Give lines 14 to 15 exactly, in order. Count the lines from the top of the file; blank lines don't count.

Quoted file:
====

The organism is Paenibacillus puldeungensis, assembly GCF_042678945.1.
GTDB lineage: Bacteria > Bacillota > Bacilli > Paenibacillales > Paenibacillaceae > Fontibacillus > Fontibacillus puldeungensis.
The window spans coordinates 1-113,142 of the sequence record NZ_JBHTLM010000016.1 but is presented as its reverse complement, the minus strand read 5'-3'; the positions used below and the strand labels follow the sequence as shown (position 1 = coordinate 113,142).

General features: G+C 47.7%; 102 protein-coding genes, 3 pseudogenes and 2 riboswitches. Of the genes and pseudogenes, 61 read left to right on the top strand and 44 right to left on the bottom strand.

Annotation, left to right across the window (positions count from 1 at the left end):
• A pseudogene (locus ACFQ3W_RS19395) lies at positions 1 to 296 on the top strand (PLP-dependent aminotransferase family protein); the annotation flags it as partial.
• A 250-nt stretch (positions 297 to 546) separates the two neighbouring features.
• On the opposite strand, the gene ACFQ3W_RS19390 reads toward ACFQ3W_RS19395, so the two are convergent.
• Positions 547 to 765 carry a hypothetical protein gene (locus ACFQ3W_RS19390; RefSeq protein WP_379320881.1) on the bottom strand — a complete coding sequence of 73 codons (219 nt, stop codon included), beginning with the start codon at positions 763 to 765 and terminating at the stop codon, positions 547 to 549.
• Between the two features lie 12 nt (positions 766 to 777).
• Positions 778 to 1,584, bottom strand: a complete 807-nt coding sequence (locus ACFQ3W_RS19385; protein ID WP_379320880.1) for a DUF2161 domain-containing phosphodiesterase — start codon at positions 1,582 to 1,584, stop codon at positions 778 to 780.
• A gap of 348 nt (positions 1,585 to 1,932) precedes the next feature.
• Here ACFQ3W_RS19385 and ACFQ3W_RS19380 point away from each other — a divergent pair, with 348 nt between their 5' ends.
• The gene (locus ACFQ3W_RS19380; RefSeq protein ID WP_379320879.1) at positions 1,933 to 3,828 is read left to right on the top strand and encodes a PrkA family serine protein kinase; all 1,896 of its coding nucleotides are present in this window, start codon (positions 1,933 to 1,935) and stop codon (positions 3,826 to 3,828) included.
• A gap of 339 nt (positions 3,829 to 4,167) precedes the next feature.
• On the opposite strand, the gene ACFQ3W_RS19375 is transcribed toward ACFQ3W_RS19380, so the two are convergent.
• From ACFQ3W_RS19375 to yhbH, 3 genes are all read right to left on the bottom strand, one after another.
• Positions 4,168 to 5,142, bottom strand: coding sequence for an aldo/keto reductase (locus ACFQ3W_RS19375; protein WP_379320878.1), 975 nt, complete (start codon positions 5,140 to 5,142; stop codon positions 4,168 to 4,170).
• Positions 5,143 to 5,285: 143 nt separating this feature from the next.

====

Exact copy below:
• The gene (locus ACFQ3W_RS19380; RefSeq protein ID WP_379320879.1) at positions 1,933 to 3,828 is read left to right on the top strand and encodes a PrkA family serine protein kinase; all 1,896 of its coding nucleotides are present in this window, start codon (positions 1,933 to 1,935) and stop codon (positions 3,826 to 3,828) included.
• A gap of 339 nt (positions 3,829 to 4,167) precedes the next feature.